Tuesday, April 23, 2013
Updates from English High School
English High School is the Boston school where I taught 9th grade physics for the past two years. The schools is often called "troubled" or "underperforming," but based on my experience there, I would say a better word is "failing," as the school is certainly failing in its goal (and purpose!) to educate all students to a high standard.
I'm not there this year, so I am not really in a position to comment on what is going on, but there have been some reason headlines about the school that I wanted to share.
Lagging schools in Mass. take on partners
It seems that EHS is among 8 schools in Boston that are near the point of facing a state takeover. This occurs when a school has been underperforming so badly, and for such a long time, that the state determines that the only way to get the school out of the rut is to come in and completely overhaul it. In order to stave off state takeover, EHS and these other schools are being encouraged to partner with private groups to help run the school more effectively.
This is a complicated issue. As a former consultant, and a future consultant to school districts, I obviously believe in the power of outside partners to improve a situation or solve a problem. However, that doesn't mean that every situation is right for an outside partner, or that every partner is right for the situation.
A very smart person I know at English once described EHS as having a "christmas tree problem": When you decorate a christmas tree, you need to choose just the right decorations and arrange them in just the right way to get the best possible outcome. If you go overboard with ornaments and decorations, your tree stops looking good and soon buckles under the weight of all the uncoordinated decor. From my experience, I think this is exactly the situation at EHS - too many programs, too many partners, too many priorities and no clear guiding plan, so the staff buckles under the weight of handling all the different programs and partners.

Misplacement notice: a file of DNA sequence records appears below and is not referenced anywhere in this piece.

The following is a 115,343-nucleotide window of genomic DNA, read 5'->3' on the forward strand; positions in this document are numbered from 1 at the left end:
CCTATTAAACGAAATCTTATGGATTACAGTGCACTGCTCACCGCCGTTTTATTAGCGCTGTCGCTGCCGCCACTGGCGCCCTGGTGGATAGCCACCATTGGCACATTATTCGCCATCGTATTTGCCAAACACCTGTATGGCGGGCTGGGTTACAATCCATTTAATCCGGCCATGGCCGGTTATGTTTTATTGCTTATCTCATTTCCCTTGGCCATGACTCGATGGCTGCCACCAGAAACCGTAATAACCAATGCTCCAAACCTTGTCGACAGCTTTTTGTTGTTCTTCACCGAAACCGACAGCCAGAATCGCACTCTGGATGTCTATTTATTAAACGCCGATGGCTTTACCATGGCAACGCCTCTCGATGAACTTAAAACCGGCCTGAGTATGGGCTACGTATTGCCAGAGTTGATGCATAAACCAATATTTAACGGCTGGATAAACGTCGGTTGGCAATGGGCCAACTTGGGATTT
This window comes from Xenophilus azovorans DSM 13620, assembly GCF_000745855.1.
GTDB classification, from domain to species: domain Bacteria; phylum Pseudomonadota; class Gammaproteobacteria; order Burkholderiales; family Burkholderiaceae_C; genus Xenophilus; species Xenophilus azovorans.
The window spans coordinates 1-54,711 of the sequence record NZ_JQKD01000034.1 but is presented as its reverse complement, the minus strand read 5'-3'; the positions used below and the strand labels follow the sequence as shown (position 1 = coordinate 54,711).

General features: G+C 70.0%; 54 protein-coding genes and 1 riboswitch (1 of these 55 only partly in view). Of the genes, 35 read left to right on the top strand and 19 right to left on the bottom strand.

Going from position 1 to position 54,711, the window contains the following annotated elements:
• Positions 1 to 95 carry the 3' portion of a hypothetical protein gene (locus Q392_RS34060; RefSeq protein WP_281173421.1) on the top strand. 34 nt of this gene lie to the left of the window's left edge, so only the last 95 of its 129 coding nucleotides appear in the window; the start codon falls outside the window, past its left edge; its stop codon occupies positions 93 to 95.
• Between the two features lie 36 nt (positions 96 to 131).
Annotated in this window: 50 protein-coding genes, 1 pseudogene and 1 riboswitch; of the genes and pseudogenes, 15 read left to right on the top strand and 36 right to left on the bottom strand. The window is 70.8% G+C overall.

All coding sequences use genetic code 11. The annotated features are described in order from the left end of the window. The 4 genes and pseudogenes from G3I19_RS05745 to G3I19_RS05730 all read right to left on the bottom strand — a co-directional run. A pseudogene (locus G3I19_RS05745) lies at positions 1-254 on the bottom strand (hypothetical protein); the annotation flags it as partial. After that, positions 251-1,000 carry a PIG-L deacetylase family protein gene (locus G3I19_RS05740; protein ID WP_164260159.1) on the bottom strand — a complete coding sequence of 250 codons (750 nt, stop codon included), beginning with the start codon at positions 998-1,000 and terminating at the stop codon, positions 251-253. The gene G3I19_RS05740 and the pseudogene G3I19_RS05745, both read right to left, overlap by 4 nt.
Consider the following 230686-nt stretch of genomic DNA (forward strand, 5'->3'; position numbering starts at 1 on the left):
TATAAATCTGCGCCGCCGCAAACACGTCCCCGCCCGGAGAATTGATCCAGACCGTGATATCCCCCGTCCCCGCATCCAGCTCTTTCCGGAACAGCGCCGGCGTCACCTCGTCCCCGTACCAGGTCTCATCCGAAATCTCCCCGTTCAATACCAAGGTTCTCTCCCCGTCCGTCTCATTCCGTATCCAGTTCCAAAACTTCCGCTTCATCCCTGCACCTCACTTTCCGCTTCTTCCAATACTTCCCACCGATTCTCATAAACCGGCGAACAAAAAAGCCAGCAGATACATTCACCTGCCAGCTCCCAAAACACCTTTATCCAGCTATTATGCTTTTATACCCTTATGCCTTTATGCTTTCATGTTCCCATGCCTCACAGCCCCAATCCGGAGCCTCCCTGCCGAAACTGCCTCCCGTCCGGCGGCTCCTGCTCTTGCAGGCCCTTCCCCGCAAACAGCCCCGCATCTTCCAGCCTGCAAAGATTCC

English High headmaster to leave troubled school
Though it is not a surprise to hear that the headmaster is leaving, it is a disappointing sign of continued trouble for EHS. One thing that can help overcome the "christmas tree problem" is some degree of continuity in leadership and vision. Now, with changing headmasters and outside partners, the school will be shaken up yet again. The school will likely find little continuity from its teaching staff, with another year of high turnover expected (the past 3-4 years have all seen more than half the staff turn over, so that when I was in only my second year I was "experienced").
So, as EHS heads into the homestretch of another challenging school year, I just have to express my admiration for all the teachers who work so hard to make sure that the wonderful students there can in fact get an education in this troubled school - ECS, GB, KW, Dr. RL, and many others who I am probably forgetting.